05-Sep-2015 -- I was in serious confluence withdrawal with my last visited point some four months before, and was looking forward to what has become my annual day or two out in the field solely to visit confluence points. This year, the only time available was Labor Day weekend, a holiday in the USA, and even though the traffic would be heavier, the day had dawned to embark. Having some Geographic Information Systems work to do in the morning, I did not get started on my trek until 9:30am, but by noon I had visited 39 North 106 West, and by 2:45pm, had visited 38 North 106 West. The day was drawing short by the time I neared my third confluence of the day, late afternoon. As I drove south on US 285, a spectacular thunderstorm obscured all of the mountains to the west of the valley. My anticipation mounted as I passed through Antonito, whose main street was being repaved, because although I was nearing my third confluence of the day, this would be my first "new" confluence point.
I parked about 200 meters north of the Colorado-New Mexico state line, at which existed a pull off gravel spot to the right of the roadway. However, finding a pull off about 200 meters north was the trickiest part of the whole trek, but I did my best, choosing wisely so nobody would sideswipe my vehicle. I waited for traffic to pass and exited the vehicle, walking to the fence to the west of the road and then north-northwest along it until I found a crossover point where wood beams allowed for easier climbing. Being careful of snakes, I side-stepped the yucca and a few prickly pear cacti, and once on the other side, walked southwest across flat ground to the confluence point. I reached it in about five minutes from the fence, which made for one of the easiest confluence treks of all of my journeys--about 15 minutes from the vehicle.
The confluence lies on what was one of the most scenic points I have ever visited. To the south lies one of the magnificent shield volcanoes that lie scattered at the southern end of the San Luis Valley, along the Colorado-New Mexico border. To the west, the mountains were in a continual changing pattern of shadow, sunlight, and rain. A few sprinkles fell on me but the rain stayed to the west and north. It was about 4:00pm in late summer--early September--a magnificent time to be outside in Colorado. Besides, state line confluences such as this one are extra "spatial". A few wildflowers were still growing and the ground was about half covered with plants and about half was rock or soil. Some darker volcanic stones lay on the soil. I had visited 37 North numerous times in the past, from California on the west to Virginia on the east. My treks to 106 West had been fewer--from a foiled attempt in Wyoming on the north to just one degree north of here in Colorado, I had only stood on this meridian a half a dozen times. It was wonderful to be at a new point, which, again, I found to be among the most beautiful I have visited in my 300+ point journeys spanning nearly 15 years. The mountains can be seen in all directions. Given my goal of seeing one more confluence on this day, I spent only 20 or so minutes at the site. I saw no people but certainly some vehicles to the east of me, on the highway.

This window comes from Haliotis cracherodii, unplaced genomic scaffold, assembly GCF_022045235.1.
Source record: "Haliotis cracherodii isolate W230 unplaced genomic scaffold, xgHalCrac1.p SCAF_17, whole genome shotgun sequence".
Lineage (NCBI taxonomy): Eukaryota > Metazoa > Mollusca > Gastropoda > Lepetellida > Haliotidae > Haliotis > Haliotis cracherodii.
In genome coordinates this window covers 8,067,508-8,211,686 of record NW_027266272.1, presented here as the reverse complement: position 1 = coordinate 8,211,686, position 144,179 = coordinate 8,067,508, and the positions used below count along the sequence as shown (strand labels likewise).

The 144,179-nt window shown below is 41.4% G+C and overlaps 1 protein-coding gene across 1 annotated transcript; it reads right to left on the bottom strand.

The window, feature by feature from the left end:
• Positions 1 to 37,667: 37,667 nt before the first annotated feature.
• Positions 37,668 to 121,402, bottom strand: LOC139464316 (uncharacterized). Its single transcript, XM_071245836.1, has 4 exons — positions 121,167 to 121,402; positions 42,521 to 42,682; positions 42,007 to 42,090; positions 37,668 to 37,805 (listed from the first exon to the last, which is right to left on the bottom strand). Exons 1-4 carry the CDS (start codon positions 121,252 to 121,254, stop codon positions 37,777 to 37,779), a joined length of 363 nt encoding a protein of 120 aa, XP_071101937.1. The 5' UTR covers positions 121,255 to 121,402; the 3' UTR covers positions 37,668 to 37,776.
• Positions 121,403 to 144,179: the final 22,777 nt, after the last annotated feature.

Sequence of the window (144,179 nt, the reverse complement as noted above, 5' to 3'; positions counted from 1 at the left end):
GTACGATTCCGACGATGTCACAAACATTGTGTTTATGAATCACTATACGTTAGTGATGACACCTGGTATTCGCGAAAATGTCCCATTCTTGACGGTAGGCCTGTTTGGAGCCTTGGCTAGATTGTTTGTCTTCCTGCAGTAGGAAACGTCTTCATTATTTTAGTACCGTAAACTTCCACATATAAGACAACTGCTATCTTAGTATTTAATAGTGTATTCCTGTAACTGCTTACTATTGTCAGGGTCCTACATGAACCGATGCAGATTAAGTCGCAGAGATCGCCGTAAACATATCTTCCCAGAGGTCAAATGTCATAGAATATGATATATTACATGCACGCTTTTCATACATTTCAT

I hiked back the way I had come in, and after reaching the vehicle, took a few photos at the state line a few hundred meters to the south. Welcome to New Mexico! But given the late hour, would I reach my goal of the 4th confluence of the day, at 36 North 106 West? Go to that point's confluence web site to find out! I knew that even if I did not make four points today, it still was a great day and I had some great moments at this site. Get out there and explore the world!